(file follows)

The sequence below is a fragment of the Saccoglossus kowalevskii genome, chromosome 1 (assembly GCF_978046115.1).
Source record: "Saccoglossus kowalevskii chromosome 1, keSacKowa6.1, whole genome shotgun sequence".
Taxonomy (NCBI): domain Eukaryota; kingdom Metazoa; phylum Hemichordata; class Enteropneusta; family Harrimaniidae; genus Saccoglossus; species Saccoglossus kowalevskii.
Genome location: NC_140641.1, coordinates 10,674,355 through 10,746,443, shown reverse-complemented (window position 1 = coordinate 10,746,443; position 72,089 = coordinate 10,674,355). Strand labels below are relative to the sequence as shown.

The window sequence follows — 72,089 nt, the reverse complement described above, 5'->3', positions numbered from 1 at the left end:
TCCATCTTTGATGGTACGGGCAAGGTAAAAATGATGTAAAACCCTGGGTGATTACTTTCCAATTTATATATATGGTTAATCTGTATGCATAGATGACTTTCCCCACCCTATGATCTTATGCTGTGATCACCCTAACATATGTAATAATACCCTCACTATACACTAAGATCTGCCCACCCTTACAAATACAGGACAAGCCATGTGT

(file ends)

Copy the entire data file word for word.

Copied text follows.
The sequence below is a fragment of the Saccoglossus kowalevskii genome, chromosome 1 (assembly GCF_978046115.1).
Source record: "Saccoglossus kowalevskii chromosome 1, keSacKowa6.1, whole genome shotgun sequence".
Taxonomy (NCBI): domain Eukaryota; kingdom Metazoa; phylum Hemichordata; class Enteropneusta; family Harrimaniidae; genus Saccoglossus; species Saccoglossus kowalevskii.
Genome location: NC_140641.1, coordinates 10,674,355 through 10,746,443, shown reverse-complemented (window position 1 = coordinate 10,746,443; position 72,089 = coordinate 10,674,355). Strand labels below are relative to the sequence as shown.

The window sequence follows — 72,089 nt, the reverse complement described above, 5'->3', positions numbered from 1 at the left end:
TCCATCTTTGATGGTACGGGCAAGGTAAAAATGATGTAAAACCCTGGGTGATTACTTTCCAATTTATATATATGGTTAATCTGTATGCATAGATGACTTTCCCCACCCTATGATCTTATGCTGTGATCACCCTAACATATGTAATAATACCCTCACTATACACTAAGATCTGCCCACCCTTACAAATACAGGACAAGCCATGTGT